I Read Where I Am
Exploring New Information Cultures
We are street readers. Look at us, info junk dealers, as we zip through the telephone, scan a newspaper we’ve just read, leaf through a magazine. We are the new generation of readers. Not dumber, just faster. We whiz through three lives at once. Let’s be honest: reading has become a different experience. Reading has become looking and vice versa. Information has become tactile. You don’t have to remember anything, you just look it up. Could it be that the average person (still) doesn’t like reading? Can you call what people do on Facebook and Twitter reading? Absorbing books and newspapers was something from which you traditionally became wiser, because unusual opinions, special thoughts, new developments, and fantasies were revealed. But there have always been good and bad books. Quality and pulp have always existed.
We are info junkies. People don’t know where to draw the line and, in today’s consumer society, are constantly fighting for control. Information, following food and the environment, may be next in line for an analysis on sustainable development. Information has become a consumer product because it is linked to the form in which it appears. New platforms and formats are appearing with greater frequency on the market. Text, video, sound, and graphics intermingle. Everybody is busy answering, uploading.
We all know the main lines of info evolution, from the printing press to the iPhone. By now the information is drifting through space and there are new tools for reading and writing, which each time combine the multimedia mix in a different way. Each change is in itself large and has consequences for the economy, politics, and the social status of our existence.
In I Read Where I Am the Graphic Design Museum, together with the Institute for Network Cultures, investigates recent developments in the field of information design. The book is produced under the Infodecodata programme, an exhibition about information design that was launched in 2010 in the Graphic Design Museum. Infodecodata presents new developments on the cusp of text and image.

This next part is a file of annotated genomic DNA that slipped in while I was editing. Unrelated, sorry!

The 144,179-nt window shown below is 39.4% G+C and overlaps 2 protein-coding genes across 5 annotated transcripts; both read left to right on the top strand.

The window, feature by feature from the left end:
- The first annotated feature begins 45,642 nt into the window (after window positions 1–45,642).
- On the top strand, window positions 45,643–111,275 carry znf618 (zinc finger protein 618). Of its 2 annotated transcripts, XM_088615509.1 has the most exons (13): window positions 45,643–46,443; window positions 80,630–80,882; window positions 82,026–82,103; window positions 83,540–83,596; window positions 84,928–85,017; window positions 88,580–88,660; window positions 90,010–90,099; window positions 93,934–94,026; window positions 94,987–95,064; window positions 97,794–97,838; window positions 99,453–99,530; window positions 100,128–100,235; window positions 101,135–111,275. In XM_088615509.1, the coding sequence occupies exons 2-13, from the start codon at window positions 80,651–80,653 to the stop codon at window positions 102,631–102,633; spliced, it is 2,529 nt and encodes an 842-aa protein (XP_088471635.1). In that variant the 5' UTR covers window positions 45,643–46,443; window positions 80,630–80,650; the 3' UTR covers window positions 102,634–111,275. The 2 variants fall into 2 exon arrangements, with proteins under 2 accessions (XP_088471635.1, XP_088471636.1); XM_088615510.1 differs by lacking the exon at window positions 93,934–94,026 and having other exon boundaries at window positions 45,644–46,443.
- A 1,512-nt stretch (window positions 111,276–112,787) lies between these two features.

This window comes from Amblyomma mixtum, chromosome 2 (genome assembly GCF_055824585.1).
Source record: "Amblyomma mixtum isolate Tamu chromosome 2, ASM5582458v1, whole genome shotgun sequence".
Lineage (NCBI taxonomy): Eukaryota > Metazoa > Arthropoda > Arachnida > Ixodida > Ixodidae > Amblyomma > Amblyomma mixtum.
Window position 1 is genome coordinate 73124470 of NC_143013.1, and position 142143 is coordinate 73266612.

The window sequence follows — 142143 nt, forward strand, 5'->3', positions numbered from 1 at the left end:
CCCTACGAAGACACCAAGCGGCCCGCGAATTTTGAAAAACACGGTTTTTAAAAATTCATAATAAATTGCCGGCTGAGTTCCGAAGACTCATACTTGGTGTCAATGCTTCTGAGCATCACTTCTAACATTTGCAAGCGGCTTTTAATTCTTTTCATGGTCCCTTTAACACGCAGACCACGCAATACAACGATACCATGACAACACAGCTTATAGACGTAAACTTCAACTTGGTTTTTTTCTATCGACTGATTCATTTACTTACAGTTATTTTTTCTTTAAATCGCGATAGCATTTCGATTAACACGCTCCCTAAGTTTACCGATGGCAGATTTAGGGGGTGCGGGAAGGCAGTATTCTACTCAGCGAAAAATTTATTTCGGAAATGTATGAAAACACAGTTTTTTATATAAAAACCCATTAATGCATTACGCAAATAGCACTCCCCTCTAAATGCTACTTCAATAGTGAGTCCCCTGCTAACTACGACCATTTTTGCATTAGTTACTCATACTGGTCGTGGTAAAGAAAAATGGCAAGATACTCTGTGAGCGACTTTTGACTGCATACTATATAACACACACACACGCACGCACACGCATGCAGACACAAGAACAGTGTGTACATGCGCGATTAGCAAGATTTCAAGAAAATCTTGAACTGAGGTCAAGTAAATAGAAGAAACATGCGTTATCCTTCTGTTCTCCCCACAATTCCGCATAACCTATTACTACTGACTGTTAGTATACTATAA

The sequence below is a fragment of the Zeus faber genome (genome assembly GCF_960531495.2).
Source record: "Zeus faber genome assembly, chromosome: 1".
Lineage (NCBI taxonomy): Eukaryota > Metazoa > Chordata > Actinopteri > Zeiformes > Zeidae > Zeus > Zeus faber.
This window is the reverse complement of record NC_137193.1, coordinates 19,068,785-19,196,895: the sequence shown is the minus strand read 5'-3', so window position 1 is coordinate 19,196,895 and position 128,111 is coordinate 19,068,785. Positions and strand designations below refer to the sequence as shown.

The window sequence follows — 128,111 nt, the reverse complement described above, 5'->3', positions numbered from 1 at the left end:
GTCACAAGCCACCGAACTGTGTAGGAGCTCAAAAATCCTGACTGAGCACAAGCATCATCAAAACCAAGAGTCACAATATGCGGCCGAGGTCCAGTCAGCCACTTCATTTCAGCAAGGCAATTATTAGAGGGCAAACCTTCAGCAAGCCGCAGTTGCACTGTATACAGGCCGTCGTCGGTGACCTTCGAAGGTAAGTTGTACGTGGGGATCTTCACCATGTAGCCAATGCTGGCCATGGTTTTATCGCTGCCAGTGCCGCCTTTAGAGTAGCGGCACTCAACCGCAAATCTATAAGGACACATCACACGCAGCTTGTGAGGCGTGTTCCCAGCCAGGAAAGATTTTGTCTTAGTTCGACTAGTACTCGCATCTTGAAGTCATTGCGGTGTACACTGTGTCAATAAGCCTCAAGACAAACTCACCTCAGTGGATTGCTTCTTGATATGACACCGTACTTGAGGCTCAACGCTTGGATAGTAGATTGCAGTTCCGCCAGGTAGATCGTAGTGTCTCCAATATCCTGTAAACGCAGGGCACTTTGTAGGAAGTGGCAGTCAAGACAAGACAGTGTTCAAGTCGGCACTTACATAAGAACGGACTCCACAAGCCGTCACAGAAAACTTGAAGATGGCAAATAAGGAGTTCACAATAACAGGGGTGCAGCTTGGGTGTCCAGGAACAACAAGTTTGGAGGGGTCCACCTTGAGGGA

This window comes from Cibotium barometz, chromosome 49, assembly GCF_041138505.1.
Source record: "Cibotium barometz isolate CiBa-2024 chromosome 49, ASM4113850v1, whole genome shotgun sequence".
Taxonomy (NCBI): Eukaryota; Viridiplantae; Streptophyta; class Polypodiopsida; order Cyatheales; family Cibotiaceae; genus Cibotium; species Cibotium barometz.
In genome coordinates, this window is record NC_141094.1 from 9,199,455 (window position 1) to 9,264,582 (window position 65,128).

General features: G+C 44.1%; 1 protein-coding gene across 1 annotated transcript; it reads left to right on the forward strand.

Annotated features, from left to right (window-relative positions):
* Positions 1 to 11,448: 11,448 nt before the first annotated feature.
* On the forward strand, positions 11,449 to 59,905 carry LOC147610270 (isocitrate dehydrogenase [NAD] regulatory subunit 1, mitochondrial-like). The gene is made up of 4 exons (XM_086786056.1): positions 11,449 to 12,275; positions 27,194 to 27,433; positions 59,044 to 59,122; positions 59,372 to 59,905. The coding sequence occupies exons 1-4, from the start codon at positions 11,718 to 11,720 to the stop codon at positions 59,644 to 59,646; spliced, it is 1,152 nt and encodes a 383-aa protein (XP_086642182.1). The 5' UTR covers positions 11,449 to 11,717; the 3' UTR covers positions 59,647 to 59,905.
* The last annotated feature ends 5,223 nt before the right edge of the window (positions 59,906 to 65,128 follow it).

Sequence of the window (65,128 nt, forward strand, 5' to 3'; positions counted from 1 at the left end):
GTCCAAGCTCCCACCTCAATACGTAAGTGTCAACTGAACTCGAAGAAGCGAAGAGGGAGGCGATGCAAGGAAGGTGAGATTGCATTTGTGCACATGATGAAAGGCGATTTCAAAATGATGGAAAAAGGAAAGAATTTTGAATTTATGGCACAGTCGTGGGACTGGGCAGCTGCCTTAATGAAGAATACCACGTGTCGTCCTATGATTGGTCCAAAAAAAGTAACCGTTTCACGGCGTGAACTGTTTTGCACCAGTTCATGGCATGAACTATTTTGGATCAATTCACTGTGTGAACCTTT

Much discussion took place in the twentieth century about the relationship between art and science, but it often did not go further than good intentions. Engineers do not want to involve artists in crucial stages of the research and artists in turn are all too determined to remain ‘autonomous’. But now we see them actually coming closer together. This has not happened because good intentions have all at once been turned into deeds. It is the technology itself that develops form and content simultaneously and considers it to be a whole. Different types of content and readers ask for different forms and experiences. The question remains: which form will it assume and what experience do you want?
In I Read Where I Am, 82 invited authors, artists, critics, and designers present a wide range of observations, inspirations, and critical notes about how we daily consume and produce our information. We intended to leave the justified nostalgia for what it is and asked the expert-amateurs to look further than the current hype around the iPads and Kindles. This publication does not only reflect the current state of affairs but also speculates about the significance and importance of new forms of image-text in the future. Let us together place them in the world and not wait for ready-made products from Silicon Valley. The reflections presented here are explicitly intended to be read as a guideline for the following generations of ‘reading machines’. All that remains is for us to design them - without losing our attention.